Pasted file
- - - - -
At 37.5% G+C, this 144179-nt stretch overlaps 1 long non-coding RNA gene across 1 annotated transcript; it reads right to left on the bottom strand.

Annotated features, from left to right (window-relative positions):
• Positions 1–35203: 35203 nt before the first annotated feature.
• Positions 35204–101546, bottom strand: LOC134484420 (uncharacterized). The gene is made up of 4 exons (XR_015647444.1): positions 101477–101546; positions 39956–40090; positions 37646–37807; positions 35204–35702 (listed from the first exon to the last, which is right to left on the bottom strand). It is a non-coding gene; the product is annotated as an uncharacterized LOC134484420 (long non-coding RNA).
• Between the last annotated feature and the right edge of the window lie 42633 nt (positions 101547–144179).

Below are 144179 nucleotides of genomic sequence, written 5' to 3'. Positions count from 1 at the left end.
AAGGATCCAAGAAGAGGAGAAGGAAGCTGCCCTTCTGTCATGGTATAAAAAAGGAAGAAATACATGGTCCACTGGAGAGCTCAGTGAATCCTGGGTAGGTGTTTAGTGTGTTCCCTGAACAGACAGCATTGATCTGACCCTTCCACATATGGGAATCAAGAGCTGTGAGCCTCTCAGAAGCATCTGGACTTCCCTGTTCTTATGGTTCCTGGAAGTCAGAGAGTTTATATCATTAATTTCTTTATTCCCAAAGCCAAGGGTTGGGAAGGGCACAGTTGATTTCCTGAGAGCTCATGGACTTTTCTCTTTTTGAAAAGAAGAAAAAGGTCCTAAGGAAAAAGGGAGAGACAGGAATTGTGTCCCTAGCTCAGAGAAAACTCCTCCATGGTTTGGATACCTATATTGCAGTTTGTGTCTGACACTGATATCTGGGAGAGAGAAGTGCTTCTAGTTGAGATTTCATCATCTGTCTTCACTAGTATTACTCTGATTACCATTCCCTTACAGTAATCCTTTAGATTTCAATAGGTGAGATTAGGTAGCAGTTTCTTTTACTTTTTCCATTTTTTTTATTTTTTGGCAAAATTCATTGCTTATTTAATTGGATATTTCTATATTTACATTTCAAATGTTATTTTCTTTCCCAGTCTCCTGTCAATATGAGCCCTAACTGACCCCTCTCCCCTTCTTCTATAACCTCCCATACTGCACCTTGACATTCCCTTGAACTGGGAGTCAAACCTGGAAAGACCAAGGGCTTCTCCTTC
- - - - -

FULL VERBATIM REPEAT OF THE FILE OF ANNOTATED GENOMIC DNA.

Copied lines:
At 37.5% G+C, this 144179-nt stretch overlaps 1 long non-coding RNA gene across 1 annotated transcript; it reads right to left on the bottom strand.

Annotated features, from left to right (window-relative positions):
• Positions 1–35203: 35203 nt before the first annotated feature.
• Positions 35204–101546, bottom strand: LOC134484420 (uncharacterized). The gene is made up of 4 exons (XR_015647444.1): positions 101477–101546; positions 39956–40090; positions 37646–37807; positions 35204–35702 (listed from the first exon to the last, which is right to left on the bottom strand). It is a non-coding gene; the product is annotated as an uncharacterized LOC134484420 (long non-coding RNA).
• Between the last annotated feature and the right edge of the window lie 42633 nt (positions 101547–144179).

Below are 144179 nucleotides of genomic sequence, written 5' to 3'. Positions count from 1 at the left end.
AAGGATCCAAGAAGAGGAGAAGGAAGCTGCCCTTCTGTCATGGTATAAAAAAGGAAGAAATACATGGTCCACTGGAGAGCTCAGTGAATCCTGGGTAGGTGTTTAGTGTGTTCCCTGAACAGACAGCATTGATCTGACCCTTCCACATATGGGAATCAAGAGCTGTGAGCCTCTCAGAAGCATCTGGACTTCCCTGTTCTTATGGTTCCTGGAAGTCAGAGAGTTTATATCATTAATTTCTTTATTCCCAAAGCCAAGGGTTGGGAAGGGCACAGTTGATTTCCTGAGAGCTCATGGACTTTTCTCTTTTTGAAAAGAAGAAAAAGGTCCTAAGGAAAAAGGGAGAGACAGGAATTGTGTCCCTAGCTCAGAGAAAACTCCTCCATGGTTTGGATACCTATATTGCAGTTTGTGTCTGACACTGATATCTGGGAGAGAGAAGTGCTTCTAGTTGAGATTTCATCATCTGTCTTCACTAGTATTACTCTGATTACCATTCCCTTACAGTAATCCTTTAGATTTCAATAGGTGAGATTAGGTAGCAGTTTCTTTTACTTTTTCCATTTTTTTTATTTTTTGGCAAAATTCATTGCTTATTTAATTGGATATTTCTATATTTACATTTCAAATGTTATTTTCTTTCCCAGTCTCCTGTCAATATGAGCCCTAACTGACCCCTCTCCCCTTCTTCTATAACCTCCCATACTGCACCTTGACATTCCCTTGAACTGGGAGTCAAACCTGGAAAGACCAAGGGCTTCTCCTTC